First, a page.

A character of Henrik Ibsen’s speaks of the livsløgn, the “life-lie” or life-illusion that fuels a person’s best efforts and whose loss breaks the spirit. Kaplan called chosenness a doctrine; what if it is instead the Jewish people’s livsløgn? What if—giving mental resistance its due—we can even see God’s inexplicable interest in us as an utter illusion in rational terms, and yet be strangely moved by it: joke about it, wear it lightly, and still find it sustaining in a crisis? Chosenness is nuanced: it encompasses reluctance and elevation, aspiration and humility, embarrassment and resolve. It is the personal and collective Why me?, the I would prefer not to, with which we meet every setback and every moral demand. It is the personal and collective Hineni with which we rise to every occasion forced on us by geography and history. Perhaps it isn’t ready to go away.
Catherine Madsen is the author of The Bones Reassemble: Reconstituting Liturgical Speech and In Medias Res: Liturgy for the Estranged.
Rabbi Jeremy Schwartz
Thank you to Eric Caplan for reminding us why we might care about revaluation and transvaluation. Issues of civilizational continuity and rupture, intellectual honesty, and ethical messaging are at stake. And thank you to the Kaplan Center for allowing me to respond, particularly to the notion of “quotational prayer.” Caplan explains that Rabbi Eisenstein eventually gave up on tinkering with the liturgy because the need for repair was too pervasive: “… for example, the references to God as a Being, an atah, ….” Instead, for him, the rabbinic liturgy becomes “an exercise in reminiscence ….” Caplan explains, “In this approach, reciting traditional prayers becomes an act of quotation that connects us to our people’s past ….”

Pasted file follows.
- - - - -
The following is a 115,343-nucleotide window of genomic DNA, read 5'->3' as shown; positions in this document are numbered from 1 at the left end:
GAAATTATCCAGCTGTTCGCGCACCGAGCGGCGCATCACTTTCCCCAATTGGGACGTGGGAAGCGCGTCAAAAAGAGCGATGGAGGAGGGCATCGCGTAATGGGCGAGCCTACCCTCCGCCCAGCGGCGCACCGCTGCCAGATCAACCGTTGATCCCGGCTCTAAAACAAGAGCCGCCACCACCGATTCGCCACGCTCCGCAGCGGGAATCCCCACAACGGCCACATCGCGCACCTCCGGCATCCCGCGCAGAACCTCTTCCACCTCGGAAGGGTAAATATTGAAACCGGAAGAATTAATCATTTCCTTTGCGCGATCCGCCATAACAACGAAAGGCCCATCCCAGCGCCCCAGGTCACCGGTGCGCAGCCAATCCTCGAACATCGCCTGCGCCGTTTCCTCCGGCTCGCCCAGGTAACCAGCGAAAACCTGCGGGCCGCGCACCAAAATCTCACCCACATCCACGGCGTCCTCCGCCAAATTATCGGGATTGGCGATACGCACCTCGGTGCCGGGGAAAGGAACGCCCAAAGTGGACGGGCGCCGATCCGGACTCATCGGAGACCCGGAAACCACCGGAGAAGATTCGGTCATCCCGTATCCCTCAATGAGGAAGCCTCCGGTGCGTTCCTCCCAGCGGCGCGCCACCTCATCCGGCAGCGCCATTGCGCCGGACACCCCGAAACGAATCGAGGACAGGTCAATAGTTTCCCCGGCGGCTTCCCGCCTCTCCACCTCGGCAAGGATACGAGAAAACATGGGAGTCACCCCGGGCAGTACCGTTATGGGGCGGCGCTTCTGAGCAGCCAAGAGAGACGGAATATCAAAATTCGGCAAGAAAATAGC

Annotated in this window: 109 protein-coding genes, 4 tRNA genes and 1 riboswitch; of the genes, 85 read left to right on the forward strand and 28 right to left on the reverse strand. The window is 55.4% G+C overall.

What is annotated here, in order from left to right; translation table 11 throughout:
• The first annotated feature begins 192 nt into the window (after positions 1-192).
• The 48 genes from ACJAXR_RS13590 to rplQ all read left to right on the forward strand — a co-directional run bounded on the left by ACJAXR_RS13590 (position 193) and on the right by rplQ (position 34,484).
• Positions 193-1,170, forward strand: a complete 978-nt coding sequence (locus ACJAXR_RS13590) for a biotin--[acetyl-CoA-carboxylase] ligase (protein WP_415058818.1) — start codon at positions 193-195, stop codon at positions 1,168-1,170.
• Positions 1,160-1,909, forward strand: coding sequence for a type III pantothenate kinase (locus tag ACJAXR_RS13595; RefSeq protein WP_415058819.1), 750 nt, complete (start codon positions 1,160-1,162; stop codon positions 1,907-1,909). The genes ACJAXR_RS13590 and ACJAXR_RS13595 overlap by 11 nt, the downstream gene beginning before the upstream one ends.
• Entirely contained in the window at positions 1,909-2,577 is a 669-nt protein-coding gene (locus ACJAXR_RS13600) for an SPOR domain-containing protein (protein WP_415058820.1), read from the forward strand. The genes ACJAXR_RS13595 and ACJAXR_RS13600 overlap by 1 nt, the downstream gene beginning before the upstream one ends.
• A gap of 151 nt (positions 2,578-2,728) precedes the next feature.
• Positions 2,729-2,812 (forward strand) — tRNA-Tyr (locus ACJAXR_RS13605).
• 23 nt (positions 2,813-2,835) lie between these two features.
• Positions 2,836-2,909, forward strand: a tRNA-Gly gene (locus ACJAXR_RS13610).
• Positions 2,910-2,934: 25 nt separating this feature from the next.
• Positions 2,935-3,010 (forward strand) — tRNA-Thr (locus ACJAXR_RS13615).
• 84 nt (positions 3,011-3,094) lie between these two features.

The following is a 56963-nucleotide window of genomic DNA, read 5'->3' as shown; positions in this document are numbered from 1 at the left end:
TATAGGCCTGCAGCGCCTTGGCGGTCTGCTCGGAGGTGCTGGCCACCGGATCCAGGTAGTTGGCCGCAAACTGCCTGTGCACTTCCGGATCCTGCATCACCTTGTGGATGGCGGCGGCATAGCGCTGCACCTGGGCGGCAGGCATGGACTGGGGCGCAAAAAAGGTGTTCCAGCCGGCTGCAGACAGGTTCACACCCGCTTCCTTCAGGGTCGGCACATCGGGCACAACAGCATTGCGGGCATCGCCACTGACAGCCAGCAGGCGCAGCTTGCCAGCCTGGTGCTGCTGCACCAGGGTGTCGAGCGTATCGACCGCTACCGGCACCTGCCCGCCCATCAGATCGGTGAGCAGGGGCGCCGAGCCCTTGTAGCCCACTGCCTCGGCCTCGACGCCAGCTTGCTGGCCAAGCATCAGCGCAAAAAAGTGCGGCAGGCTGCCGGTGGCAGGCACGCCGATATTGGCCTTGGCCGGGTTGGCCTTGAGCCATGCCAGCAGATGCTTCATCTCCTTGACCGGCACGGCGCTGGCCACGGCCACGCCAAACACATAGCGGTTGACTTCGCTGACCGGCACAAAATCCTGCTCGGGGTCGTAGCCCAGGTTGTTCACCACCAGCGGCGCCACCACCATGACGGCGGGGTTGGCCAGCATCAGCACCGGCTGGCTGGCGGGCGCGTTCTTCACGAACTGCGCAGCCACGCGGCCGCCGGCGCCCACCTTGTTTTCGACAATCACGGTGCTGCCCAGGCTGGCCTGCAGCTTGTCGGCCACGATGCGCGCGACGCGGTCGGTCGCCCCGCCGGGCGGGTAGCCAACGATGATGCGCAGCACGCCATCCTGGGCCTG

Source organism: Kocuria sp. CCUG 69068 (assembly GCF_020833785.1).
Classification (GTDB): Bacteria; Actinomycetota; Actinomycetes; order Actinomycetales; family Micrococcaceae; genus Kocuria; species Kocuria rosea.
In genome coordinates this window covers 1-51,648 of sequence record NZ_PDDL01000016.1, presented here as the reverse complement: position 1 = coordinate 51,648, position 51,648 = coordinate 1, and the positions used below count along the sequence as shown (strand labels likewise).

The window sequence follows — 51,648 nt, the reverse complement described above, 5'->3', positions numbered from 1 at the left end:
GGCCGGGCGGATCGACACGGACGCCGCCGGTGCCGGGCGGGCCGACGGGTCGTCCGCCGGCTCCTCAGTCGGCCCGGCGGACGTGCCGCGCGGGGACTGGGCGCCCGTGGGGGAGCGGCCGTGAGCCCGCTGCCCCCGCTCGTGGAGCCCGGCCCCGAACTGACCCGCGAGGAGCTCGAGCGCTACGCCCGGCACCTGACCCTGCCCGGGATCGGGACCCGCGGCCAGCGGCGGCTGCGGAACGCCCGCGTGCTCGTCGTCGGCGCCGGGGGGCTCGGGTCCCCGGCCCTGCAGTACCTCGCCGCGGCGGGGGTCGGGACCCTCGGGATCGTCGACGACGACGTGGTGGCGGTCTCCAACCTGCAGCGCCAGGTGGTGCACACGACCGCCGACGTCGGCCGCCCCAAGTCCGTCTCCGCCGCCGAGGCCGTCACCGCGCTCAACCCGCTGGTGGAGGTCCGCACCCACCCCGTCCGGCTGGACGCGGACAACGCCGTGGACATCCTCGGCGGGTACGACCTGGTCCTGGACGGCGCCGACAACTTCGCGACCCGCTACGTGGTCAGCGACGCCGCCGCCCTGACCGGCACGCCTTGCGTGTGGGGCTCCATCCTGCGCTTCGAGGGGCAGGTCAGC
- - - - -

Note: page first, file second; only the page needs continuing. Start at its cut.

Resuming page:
I would like to argue that “quotational prayer” is neither necessary nor sufficient.
Quotational services are not necessary because, on the one hand, most of the traditional liturgy actually can be revalued. Is it intellectually dishonest or ethically dangerous to understand the divine “You” in a Buberian or Levinasian sense, as That Which Faces Us? The address to “You” acknowledges that there is something outside ourselves that provides nearly everything we have and that, as we face It, demands our response. That certainly was something our ancestors meant by “baruch atah,” although they wouldn’t have conceived that something as a Reconstructionist might. On the other hand, quotational services are unnecessary because, in our generation, the absence of the traditional order of the service causes most Jews no sensation of rootlessness; Civilizational continuity does not require it.